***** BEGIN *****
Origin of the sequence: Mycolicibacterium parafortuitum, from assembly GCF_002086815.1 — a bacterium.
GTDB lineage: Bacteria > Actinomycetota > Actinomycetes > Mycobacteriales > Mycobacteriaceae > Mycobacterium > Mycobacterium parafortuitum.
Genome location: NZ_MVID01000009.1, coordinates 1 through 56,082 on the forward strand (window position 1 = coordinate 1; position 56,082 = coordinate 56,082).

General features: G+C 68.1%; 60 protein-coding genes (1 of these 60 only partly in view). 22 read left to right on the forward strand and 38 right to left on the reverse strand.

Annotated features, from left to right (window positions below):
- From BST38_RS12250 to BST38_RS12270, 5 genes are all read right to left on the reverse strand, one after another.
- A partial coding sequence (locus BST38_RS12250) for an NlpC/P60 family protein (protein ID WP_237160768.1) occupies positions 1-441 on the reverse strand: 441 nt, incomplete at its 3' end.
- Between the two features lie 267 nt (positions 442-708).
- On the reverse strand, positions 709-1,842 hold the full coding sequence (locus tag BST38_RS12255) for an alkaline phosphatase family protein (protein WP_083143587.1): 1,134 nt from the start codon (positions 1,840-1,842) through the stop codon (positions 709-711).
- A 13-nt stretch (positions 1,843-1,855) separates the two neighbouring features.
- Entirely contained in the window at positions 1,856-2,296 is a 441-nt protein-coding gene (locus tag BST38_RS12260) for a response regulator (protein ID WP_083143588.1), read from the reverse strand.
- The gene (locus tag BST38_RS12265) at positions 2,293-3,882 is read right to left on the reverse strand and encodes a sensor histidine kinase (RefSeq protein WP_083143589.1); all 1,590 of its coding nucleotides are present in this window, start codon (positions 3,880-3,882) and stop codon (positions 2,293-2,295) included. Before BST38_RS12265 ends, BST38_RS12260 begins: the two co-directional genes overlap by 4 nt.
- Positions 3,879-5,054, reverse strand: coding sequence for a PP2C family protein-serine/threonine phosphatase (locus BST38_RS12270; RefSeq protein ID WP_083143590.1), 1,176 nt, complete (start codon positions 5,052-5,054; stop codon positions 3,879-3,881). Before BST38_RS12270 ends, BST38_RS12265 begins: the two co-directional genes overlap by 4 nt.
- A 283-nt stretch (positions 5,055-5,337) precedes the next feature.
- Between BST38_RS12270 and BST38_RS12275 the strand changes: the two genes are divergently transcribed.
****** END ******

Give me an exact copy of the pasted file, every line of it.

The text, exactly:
Origin of the sequence: Mycolicibacterium parafortuitum, from assembly GCF_002086815.1 — a bacterium.
GTDB lineage: Bacteria > Actinomycetota > Actinomycetes > Mycobacteriales > Mycobacteriaceae > Mycobacterium > Mycobacterium parafortuitum.
Genome location: NZ_MVID01000009.1, coordinates 1 through 56,082 on the forward strand (window position 1 = coordinate 1; position 56,082 = coordinate 56,082).

General features: G+C 68.1%; 60 protein-coding genes (1 of these 60 only partly in view). 22 read left to right on the forward strand and 38 right to left on the reverse strand.

Annotated features, from left to right (window positions below):
- From BST38_RS12250 to BST38_RS12270, 5 genes are all read right to left on the reverse strand, one after another.
- A partial coding sequence (locus BST38_RS12250) for an NlpC/P60 family protein (protein ID WP_237160768.1) occupies positions 1-441 on the reverse strand: 441 nt, incomplete at its 3' end.
- Between the two features lie 267 nt (positions 442-708).
- On the reverse strand, positions 709-1,842 hold the full coding sequence (locus tag BST38_RS12255) for an alkaline phosphatase family protein (protein WP_083143587.1): 1,134 nt from the start codon (positions 1,840-1,842) through the stop codon (positions 709-711).
- A 13-nt stretch (positions 1,843-1,855) separates the two neighbouring features.
- Entirely contained in the window at positions 1,856-2,296 is a 441-nt protein-coding gene (locus tag BST38_RS12260) for a response regulator (protein ID WP_083143588.1), read from the reverse strand.
- The gene (locus tag BST38_RS12265) at positions 2,293-3,882 is read right to left on the reverse strand and encodes a sensor histidine kinase (RefSeq protein WP_083143589.1); all 1,590 of its coding nucleotides are present in this window, start codon (positions 3,880-3,882) and stop codon (positions 2,293-2,295) included. Before BST38_RS12265 ends, BST38_RS12260 begins: the two co-directional genes overlap by 4 nt.
- Positions 3,879-5,054, reverse strand: coding sequence for a PP2C family protein-serine/threonine phosphatase (locus BST38_RS12270; RefSeq protein ID WP_083143590.1), 1,176 nt, complete (start codon positions 5,052-5,054; stop codon positions 3,879-3,881). Before BST38_RS12270 ends, BST38_RS12265 begins: the two co-directional genes overlap by 4 nt.
- A 283-nt stretch (positions 5,055-5,337) precedes the next feature.
- Between BST38_RS12270 and BST38_RS12275 the strand changes: the two genes are divergently transcribed.